Sen. Elizabeth Warren Offers More Dangerous Healthcare Ideas | Citizens Against Government Waste

Sen. Elizabeth Warren Offers More Dangerous Healthcare Ideas

The WasteWatcher

One would think after Sen. Elizabeth Warren’s (D-Mass.) dalliance with discussing her plan for Medicare for All that would be implemented in the third year of her presidency, cost $20.5 trillion in new federal spending while dubiously promising taxes would not be increased on the middle class, and then see a drop in her polling numbers, she would stay away from proposing more “great” healthcare ideas.  Apparently not. 

Sen. Warren, who has a plan to change practically every facet of our economy, continues to offer ideas based on her naïve belief that everything is free and there is no risk involved in medical research and development.

Her plan to dramatically lower the costs of all prescription drugs would force manufacturers to accept a government “negotiated” price or get hit with a 95 percent excise tax.  Essentially it is Speaker Nancy Pelosi’s (D-Calif.) socialistic drug discount plan, H.R. 3, on steroids.  Unlike the Speaker’s plan that targets 250 drugs that could face government price controls, with a minimum of 50 being price-controlled, Warren’s plan would allow the government to use price controls on all drugs.

Pelosi’s plan would cap a pharmaceutical's price at 120 percent of the average price of the drug in six countries; Warren’s plan would cap prices at 110 percent of the average international price.  It bears repeating that the reason the U.S. leads the world in pharmaceutical development is we still maintain a large free-market for pharmaceuticals.  Our friends in Europe and around the world do not and their research and development have suffered for it.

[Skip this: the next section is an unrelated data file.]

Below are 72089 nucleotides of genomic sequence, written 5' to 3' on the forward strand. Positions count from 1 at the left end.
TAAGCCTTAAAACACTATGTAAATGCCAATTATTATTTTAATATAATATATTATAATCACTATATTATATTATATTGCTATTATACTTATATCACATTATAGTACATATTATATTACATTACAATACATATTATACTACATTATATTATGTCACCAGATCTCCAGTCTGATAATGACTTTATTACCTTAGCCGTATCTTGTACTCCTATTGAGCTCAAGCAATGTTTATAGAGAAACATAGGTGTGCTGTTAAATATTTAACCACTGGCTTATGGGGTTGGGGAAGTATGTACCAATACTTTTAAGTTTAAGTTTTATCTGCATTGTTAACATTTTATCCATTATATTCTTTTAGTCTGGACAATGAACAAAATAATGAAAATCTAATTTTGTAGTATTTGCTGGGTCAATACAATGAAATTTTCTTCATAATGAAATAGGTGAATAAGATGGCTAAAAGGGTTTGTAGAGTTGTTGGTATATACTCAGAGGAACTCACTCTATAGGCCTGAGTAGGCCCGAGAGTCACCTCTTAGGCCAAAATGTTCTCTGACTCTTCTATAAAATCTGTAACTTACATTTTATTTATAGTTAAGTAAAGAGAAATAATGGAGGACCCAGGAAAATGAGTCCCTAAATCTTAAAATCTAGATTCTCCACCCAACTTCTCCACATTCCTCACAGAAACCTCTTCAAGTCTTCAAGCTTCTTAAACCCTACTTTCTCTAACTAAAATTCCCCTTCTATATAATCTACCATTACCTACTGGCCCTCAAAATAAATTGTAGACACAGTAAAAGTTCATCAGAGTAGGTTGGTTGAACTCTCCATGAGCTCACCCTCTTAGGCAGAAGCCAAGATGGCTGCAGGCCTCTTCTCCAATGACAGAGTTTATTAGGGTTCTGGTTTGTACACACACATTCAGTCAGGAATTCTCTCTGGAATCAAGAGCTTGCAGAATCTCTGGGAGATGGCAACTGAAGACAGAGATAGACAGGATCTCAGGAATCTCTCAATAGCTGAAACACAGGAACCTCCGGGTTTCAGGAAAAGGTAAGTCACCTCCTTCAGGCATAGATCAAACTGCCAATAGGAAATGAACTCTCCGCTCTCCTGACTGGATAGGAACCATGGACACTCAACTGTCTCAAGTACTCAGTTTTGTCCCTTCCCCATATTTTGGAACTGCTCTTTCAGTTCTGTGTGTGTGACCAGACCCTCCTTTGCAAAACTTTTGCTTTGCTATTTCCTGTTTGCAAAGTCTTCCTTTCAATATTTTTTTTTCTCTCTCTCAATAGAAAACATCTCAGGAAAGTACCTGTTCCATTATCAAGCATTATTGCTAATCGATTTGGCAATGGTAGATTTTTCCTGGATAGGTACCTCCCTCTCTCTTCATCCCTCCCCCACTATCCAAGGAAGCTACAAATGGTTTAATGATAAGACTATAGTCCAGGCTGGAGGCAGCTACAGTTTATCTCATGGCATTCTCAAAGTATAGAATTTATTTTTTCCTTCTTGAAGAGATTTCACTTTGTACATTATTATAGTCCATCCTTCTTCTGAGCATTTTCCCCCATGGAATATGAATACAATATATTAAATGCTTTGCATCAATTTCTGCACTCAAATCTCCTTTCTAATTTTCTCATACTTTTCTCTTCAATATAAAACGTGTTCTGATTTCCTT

A bill introduced this week by Sen. Warren, S. 3162, the Office of Drug Manufacturing Act, would use compulsory licensing, in other words, allowing the government to steal a biopharmaceutical manufacturer’s drug patent and then permit other companies, perhaps even the government, to manufacture the drug instead.  Drugs that have been determined to have risen too quickly in price or have too little competition would be targets.  Sen. Warren's plan would rapidly destroy America’s vibrant pharmaceutical industry.

In her plan to "help" people with disabilities, she plans to exploit the “march in rights” provision under the Bayh-Dole Act to make sure technology, which would include pharmaceuticals and other innovative medical products, are being sold at “reasonable” prices.  She said her plan to “break up big tech will also promote competition and stimulate innovation that can help bring more products to market that meet the needs of people with disabilities at lower costs.”

Nothing could be further from the truth.  The Patent and Trademark Law Amendments of 1980, or the Bayh-Dole Act, was designed to solve a serious problem.  At that time, very few inventions or discoveries, estimated to be five percent, at universities or other non-profit entities, which had been funded by government grants, had been commercialized.  To solve this problem, the Bayh-Dole Act allowed the patents to be owned by the research entities and to be transferred to the private sector that would take the risk and expense to commercialize them.  “March-in rights” could only be used if the private sector collaborator had not commercialized the invention. Sen. Warren sees things differently.

If Senator Warren’s ideas should ever became law, our nation’s vibrant medical research and development would dry up quickly.  No one and no company would risk their funds to invest in medical research.  All Americans would be hurt but the most harmed would be the disabled.